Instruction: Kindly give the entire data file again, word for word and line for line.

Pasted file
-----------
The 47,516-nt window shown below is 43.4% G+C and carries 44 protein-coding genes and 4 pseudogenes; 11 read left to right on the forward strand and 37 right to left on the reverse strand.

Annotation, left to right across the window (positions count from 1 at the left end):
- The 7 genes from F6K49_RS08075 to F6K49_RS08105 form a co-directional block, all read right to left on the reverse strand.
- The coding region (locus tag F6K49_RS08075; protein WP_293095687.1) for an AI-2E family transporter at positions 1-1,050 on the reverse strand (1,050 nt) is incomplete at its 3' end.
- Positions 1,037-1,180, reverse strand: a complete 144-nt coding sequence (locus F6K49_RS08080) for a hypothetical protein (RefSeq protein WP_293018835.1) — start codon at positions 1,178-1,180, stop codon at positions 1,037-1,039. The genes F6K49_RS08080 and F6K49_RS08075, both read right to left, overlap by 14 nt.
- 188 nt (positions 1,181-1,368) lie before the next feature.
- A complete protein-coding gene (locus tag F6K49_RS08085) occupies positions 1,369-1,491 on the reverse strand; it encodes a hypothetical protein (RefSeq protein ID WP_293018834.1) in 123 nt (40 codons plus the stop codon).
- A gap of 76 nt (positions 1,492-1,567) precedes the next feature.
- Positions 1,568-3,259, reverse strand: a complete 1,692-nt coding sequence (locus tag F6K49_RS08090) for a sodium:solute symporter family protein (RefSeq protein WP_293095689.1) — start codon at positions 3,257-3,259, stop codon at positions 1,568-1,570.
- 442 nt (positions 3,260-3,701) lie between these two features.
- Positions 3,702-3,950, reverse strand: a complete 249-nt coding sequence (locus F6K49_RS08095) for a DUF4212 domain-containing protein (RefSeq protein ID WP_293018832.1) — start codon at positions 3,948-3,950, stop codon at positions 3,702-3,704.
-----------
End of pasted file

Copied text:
The 47,516-nt window shown below is 43.4% G+C and carries 44 protein-coding genes and 4 pseudogenes; 11 read left to right on the forward strand and 37 right to left on the reverse strand.

Annotation, left to right across the window (positions count from 1 at the left end):
- The 7 genes from F6K49_RS08075 to F6K49_RS08105 form a co-directional block, all read right to left on the reverse strand.
- The coding region (locus tag F6K49_RS08075; protein WP_293095687.1) for an AI-2E family transporter at positions 1-1,050 on the reverse strand (1,050 nt) is incomplete at its 3' end.
- Positions 1,037-1,180, reverse strand: a complete 144-nt coding sequence (locus F6K49_RS08080) for a hypothetical protein (RefSeq protein WP_293018835.1) — start codon at positions 1,178-1,180, stop codon at positions 1,037-1,039. The genes F6K49_RS08080 and F6K49_RS08075, both read right to left, overlap by 14 nt.
- 188 nt (positions 1,181-1,368) lie before the next feature.
- A complete protein-coding gene (locus tag F6K49_RS08085) occupies positions 1,369-1,491 on the reverse strand; it encodes a hypothetical protein (RefSeq protein ID WP_293018834.1) in 123 nt (40 codons plus the stop codon).
- A gap of 76 nt (positions 1,492-1,567) precedes the next feature.
- Positions 1,568-3,259, reverse strand: a complete 1,692-nt coding sequence (locus tag F6K49_RS08090) for a sodium:solute symporter family protein (RefSeq protein WP_293095689.1) — start codon at positions 3,257-3,259, stop codon at positions 1,568-1,570.
- 442 nt (positions 3,260-3,701) lie between these two features.
- Positions 3,702-3,950, reverse strand: a complete 249-nt coding sequence (locus F6K49_RS08095) for a DUF4212 domain-containing protein (RefSeq protein ID WP_293018832.1) — start codon at positions 3,948-3,950, stop codon at positions 3,702-3,704.